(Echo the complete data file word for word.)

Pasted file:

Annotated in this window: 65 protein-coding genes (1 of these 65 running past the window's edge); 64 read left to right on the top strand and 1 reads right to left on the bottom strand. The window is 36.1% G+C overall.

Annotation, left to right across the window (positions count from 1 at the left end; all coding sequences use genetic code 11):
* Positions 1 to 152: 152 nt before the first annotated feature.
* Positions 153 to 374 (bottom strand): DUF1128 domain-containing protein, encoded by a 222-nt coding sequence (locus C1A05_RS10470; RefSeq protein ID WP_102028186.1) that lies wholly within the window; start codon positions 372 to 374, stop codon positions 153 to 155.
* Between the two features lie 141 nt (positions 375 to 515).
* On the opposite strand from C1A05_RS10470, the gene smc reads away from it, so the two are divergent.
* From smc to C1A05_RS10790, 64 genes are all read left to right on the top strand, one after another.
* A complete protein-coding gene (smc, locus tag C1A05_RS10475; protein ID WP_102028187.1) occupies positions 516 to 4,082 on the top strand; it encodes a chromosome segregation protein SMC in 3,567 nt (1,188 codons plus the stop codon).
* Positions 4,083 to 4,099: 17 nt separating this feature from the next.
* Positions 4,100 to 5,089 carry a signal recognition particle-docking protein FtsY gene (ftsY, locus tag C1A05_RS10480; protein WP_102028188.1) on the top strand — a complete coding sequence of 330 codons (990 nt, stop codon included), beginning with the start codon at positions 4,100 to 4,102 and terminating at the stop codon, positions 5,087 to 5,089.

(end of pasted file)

Annotated in this window: 65 protein-coding genes (1 of these 65 running past the window's edge); 64 read left to right on the top strand and 1 reads right to left on the bottom strand. The window is 36.1% G+C overall.

Annotation, left to right across the window (positions count from 1 at the left end; all coding sequences use genetic code 11):
* Positions 1 to 152: 152 nt before the first annotated feature.
* Positions 153 to 374 (bottom strand): DUF1128 domain-containing protein, encoded by a 222-nt coding sequence (locus C1A05_RS10470; RefSeq protein ID WP_102028186.1) that lies wholly within the window; start codon positions 372 to 374, stop codon positions 153 to 155.
* Between the two features lie 141 nt (positions 375 to 515).
* On the opposite strand from C1A05_RS10470, the gene smc reads away from it, so the two are divergent.
* From smc to C1A05_RS10790, 64 genes are all read left to right on the top strand, one after another.
* A complete protein-coding gene (smc, locus tag C1A05_RS10475; protein ID WP_102028187.1) occupies positions 516 to 4,082 on the top strand; it encodes a chromosome segregation protein SMC in 3,567 nt (1,188 codons plus the stop codon).
* Positions 4,083 to 4,099: 17 nt separating this feature from the next.
* Positions 4,100 to 5,089 carry a signal recognition particle-docking protein FtsY gene (ftsY, locus tag C1A05_RS10480; protein WP_102028188.1) on the top strand — a complete coding sequence of 330 codons (990 nt, stop codon included), beginning with the start codon at positions 4,100 to 4,102 and terminating at the stop codon, positions 5,087 to 5,089.